What does Christmas look like in your house?

Seems a ridiculous question to be asking at this time of year, I know. But whenever I consider the power of sharing food, I always consider Christmas lunch at my parents’ house.

Whenever I consider the power of sharing food, I always consider Christmas lunch at my parents’ house.

For as long as I can remember, Christmas has never been ‘just family time’. We have never had a Christmas with just the four of us and, in the last eight years, it’s been more like ‘just the 17 of us’… the vast majority of whom are in no way related to anyone else around the table.

You see, my parents are vicars, and we operate an ‘open home’ policy. This means a surprisingly literal interpretation of Luke 14:12-14:

“When you give a luncheon or a dinner, do not invite your friends, your brothers or your sisters, your relatives, or your rich neighbours; if you do, they may invite you back and so you will be repaid. But when you give a banquet, invite the poor, the crippled, the lame, the blind, and you will be blessed. Although they cannot repay you, you will be repaid at the resurrection of the righteous.”

We now have a tradition of inviting anyone who would otherwise be alone on Christmas Day over for lunch. Last year, we had 24 round the table for lunch, and we did six meals-on-wheels for a family who couldn’t get to us.

This isn’t Buckingham Palace, it’s a vicarage during the busiest part of the church’s year.

What does that look like? Well, first up, I wouldn’t necessarily call it a banquet. The food is excellent, of course (thanks, Mum!), but everyone only has one set of cutlery for the meal, we’re surrounded by random mess, the placemats don’t match, and there’s a perpetually hungry and unfailingly hopeful Labrador sniffing around for any dropped crumbs. This isn’t Buckingham Palace, it’s a vicarage during the busiest part of the church’s year.

It’s not perfect. It’s messy. It looks – and feels – like hard work. One year, two guests had a fist fight. Another year, someone arrived drunk, ate a few mouthfuls, and then threw up all over himself and the dinner table. That took the idea of ‘messy’ to a whole new level. It certainly wasn’t ‘merry and bright’.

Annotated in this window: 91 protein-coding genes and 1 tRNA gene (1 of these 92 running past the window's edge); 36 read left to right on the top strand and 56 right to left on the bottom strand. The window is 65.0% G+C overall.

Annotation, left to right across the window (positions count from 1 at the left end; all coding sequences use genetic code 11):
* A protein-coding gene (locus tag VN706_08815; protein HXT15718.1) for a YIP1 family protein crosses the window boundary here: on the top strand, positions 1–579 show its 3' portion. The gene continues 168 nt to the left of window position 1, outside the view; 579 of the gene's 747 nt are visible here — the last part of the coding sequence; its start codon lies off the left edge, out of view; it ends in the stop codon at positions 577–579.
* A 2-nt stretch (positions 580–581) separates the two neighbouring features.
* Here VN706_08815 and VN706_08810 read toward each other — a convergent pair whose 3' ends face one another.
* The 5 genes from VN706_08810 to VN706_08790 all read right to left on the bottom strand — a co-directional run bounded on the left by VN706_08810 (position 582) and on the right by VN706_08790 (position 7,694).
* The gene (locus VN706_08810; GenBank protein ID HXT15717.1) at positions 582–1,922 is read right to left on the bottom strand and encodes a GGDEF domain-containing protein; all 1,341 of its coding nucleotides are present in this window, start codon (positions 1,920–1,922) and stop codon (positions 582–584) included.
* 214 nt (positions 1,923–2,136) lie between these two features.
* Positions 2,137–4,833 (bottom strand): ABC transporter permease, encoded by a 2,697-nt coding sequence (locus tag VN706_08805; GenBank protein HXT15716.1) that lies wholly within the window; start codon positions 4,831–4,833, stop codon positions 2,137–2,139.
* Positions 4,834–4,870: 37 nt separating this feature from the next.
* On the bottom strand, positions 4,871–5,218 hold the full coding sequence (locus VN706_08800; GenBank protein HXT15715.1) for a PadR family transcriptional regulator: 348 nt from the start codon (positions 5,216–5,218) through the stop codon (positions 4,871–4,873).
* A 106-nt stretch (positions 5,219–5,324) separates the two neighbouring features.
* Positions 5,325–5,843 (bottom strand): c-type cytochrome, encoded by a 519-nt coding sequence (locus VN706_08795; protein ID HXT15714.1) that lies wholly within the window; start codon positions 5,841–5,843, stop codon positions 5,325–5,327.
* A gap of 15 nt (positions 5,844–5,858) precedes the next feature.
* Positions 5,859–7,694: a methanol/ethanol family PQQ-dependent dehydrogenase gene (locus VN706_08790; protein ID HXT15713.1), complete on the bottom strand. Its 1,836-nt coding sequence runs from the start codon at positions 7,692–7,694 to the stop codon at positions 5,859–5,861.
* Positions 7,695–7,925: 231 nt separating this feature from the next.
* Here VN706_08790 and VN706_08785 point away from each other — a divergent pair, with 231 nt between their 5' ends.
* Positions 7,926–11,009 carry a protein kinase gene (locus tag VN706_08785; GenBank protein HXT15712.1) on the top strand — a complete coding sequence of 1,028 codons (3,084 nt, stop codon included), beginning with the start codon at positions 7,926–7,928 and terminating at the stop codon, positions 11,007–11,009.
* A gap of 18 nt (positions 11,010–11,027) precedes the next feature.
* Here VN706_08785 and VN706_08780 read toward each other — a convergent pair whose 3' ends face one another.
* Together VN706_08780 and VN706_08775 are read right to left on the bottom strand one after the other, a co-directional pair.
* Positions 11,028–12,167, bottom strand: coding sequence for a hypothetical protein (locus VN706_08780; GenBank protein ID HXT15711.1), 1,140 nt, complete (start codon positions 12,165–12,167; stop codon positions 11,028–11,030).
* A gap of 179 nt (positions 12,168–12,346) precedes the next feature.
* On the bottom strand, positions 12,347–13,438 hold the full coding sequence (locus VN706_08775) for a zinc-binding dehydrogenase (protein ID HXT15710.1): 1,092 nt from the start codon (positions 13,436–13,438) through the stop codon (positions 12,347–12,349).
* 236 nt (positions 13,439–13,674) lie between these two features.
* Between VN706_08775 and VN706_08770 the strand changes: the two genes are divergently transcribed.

But – as is so often the way in God’s economy – it’s also glorious. Five years ago, at the end of another messy, glorious dinner, one of our guests put his arms around my mum and said quietly, through his tears: ‘I’ve spent the last 20 years alone at Christmas. This year, you’ve reminded me what family looks like, and what it feels like to be loved.’

Maybe all they wanted was to find family at Christmas, to be reminded of what community feels like, to get a taste not just of roast potatoes and honey-glazed parsnips but of genuine love.

So maybe it’s not about how neat things are. Maybe it doesn’t matter that that was the year we had to feed everyone chicken because we realised late on Christmas Eve that the turkey was rotten… and so raided the freezer for any form of frozen poultry we could find. Maybe people actually didn’t care that the stuffing was ever-so-slightly overcooked. Maybe all they wanted was to find family at Christmas, to be reminded of what community feels like, to get a taste not just of roast potatoes and honey-glazed parsnips but of genuine love as well – from the hosts and from the mis-matched bunch of individuals around the table, wearing ridiculous paper hats and singing ‘We Wish You A Merry Christmas’ with an enthusiasm that more than made up for the lack of tunefulness.

It was never about doing it perfectly, it was about blessing those around us. About loving those who the world had written off. About offering community to those who had none. About realising the utter beauty of welcoming people into our very home, the centre of our family life, and watching as they begin to understand something about the God who welcomes everyone into His family, every day of the year.

Invite the poor… and you will be blessed.